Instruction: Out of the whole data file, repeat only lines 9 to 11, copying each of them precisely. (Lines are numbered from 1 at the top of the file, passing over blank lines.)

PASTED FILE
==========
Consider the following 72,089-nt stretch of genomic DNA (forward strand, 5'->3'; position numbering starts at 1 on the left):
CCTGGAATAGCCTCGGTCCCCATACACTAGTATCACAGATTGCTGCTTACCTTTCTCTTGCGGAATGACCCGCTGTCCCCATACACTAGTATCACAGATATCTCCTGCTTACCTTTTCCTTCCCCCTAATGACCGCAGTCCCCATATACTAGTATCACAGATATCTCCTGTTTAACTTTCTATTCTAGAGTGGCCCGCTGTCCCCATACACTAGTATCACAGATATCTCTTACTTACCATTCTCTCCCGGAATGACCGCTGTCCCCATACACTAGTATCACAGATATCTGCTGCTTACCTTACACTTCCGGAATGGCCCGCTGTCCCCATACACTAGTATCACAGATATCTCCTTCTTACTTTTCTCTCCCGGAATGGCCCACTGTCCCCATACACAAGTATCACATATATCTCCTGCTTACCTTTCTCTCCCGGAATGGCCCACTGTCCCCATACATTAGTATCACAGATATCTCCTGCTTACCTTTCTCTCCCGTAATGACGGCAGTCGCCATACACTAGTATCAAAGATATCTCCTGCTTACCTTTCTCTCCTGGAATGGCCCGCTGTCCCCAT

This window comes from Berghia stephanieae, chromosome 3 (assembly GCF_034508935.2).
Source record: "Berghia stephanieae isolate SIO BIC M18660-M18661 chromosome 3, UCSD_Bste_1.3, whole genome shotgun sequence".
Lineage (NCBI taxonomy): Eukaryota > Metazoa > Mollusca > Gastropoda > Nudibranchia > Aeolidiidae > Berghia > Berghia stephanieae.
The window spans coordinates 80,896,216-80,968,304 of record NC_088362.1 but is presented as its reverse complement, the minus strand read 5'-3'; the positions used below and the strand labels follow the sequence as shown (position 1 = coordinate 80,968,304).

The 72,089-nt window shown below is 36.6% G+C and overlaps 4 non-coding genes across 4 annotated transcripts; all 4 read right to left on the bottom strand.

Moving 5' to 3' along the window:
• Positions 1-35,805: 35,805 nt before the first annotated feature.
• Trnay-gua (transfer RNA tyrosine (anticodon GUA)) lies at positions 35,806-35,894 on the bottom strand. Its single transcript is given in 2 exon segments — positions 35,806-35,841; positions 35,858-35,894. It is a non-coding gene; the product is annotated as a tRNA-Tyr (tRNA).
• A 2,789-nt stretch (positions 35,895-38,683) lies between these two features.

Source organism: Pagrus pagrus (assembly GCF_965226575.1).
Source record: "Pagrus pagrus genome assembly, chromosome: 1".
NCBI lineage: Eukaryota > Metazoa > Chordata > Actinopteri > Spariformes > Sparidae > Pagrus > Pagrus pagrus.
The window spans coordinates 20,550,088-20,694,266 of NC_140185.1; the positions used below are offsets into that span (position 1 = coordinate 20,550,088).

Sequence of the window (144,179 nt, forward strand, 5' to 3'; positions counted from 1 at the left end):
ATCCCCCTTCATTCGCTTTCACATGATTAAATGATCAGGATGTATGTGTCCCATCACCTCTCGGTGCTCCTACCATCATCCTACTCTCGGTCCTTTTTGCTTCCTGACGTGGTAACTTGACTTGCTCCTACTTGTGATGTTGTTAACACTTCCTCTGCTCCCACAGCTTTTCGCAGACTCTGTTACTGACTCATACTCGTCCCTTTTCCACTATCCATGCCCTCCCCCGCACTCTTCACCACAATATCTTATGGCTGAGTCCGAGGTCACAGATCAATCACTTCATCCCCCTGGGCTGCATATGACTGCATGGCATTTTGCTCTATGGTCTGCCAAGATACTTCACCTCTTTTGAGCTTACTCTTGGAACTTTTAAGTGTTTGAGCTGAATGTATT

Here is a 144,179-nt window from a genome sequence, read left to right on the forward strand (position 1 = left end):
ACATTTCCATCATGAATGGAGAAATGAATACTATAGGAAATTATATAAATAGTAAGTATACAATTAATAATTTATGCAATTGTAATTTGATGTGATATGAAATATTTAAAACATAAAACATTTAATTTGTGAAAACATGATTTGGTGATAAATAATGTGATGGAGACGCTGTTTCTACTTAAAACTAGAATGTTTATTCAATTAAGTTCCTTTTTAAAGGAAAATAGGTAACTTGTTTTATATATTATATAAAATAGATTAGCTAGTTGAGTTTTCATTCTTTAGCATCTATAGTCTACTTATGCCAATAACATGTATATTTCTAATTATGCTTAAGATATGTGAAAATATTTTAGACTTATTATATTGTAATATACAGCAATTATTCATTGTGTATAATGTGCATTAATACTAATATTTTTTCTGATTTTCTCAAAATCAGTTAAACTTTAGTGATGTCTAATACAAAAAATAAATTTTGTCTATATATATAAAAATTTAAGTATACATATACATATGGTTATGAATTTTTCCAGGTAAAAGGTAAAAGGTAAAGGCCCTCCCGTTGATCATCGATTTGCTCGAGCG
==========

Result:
• Positions 1-35,805: 35,805 nt before the first annotated feature.
• Trnay-gua (transfer RNA tyrosine (anticodon GUA)) lies at positions 35,806-35,894 on the bottom strand. Its single transcript is given in 2 exon segments — positions 35,806-35,841; positions 35,858-35,894. It is a non-coding gene; the product is annotated as a tRNA-Tyr (tRNA).
• A 2,789-nt stretch (positions 35,895-38,683) lies between these two features.